Lion has called time on Tap King as sales dry up. Two years after launching its at-home beer keg innovation, Lion is axing the product.
It launched in 2013, and at the time Lion said it was an attempt to tap into the trend towards drinking at home and ploughed millions into R&D and marketing.
Tap King initially launched with XXXX, Hahn, James Squire, Tooheys and James Boag and a bold $5 million ad campaign by BMF featuring Lionel Ritchie living inside a fridge and crooning 'Hello, is it me your looking for?' every time the door opened.
Two years down the line, it has announced sales have not met expectations and so the Tap King has been dethroned.
In a branded email sent out to customers today and on a Facebook announcement, the brand says: “Noble Kings, it is with a heavy heart that the Royal Council announces the end of the Tap Kingdom. The pleasure of draught beer in the comfort of your own castle was enjoyed by many, but unfortunately the time has come to discontinue Tap King and bid thee farewell.
"However, ultimately sales have not met expectations and the Royal Council has had to make the most difficult of decisions and stop supplying stockists. We recognise this will disappoint many of you which we greatly regret, but we hope you will always remember your time as a king or queen most fondly."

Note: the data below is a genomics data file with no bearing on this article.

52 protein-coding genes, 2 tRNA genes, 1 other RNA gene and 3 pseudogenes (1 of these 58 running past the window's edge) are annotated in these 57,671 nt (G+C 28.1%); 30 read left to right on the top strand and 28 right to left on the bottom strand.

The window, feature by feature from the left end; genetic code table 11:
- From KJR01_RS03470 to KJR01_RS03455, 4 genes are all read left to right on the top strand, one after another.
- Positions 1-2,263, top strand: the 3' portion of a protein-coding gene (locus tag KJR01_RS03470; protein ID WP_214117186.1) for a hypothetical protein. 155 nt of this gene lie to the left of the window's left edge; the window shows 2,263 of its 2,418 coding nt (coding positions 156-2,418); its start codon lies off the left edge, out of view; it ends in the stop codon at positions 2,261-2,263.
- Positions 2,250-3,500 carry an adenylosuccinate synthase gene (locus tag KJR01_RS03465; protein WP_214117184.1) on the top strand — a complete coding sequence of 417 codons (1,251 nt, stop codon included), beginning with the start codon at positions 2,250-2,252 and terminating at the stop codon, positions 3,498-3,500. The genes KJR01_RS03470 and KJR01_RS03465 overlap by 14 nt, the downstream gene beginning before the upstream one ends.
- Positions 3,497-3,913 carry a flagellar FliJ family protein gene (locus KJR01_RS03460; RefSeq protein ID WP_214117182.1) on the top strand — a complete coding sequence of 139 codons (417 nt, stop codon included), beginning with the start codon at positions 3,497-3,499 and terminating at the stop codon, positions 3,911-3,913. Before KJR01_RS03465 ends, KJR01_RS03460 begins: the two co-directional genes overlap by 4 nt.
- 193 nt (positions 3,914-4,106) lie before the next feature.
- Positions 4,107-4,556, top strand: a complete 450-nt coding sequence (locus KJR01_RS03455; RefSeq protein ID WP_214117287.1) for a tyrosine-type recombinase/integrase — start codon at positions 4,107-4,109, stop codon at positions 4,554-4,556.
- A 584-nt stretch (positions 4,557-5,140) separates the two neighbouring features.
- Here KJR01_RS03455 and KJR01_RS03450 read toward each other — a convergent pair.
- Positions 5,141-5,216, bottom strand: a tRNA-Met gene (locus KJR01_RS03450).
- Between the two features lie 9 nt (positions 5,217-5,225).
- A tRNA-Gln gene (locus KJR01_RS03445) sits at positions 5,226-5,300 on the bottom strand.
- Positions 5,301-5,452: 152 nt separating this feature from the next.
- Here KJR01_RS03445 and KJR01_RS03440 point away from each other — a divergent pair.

As late as mid-December, Lion was still actively marketing Tap King, with an initiative in association with its James Squires 'craft' brand. It offered a promotion of a tap badge featuring its James Squires The Swindler brew with purchases. In September is also offered a promotion allowing Tap King customers to try a new craft brew before anyone else.
At the time, then top marketer at Lion, Matt Tapper said: “Lion is pursuing a direction to refresh the beer category, expose and celebrate the richness of the industry, and lead it in exciting new territories. To achieve this we need to deliver new innovations tailored to both consumers and the industry and Tap King is just the first of these.”
The beer category is still struggling with consumption sales currently sitting at a 50-year low, according to the Australian Bureau of Statics figures, while wine consumption is increasing. The industry is looking for ways to innovate to grow sales and exploiting things such as new brews, the so-called craft movement, exploiting the growth in cider as well as premiumisation in beer.
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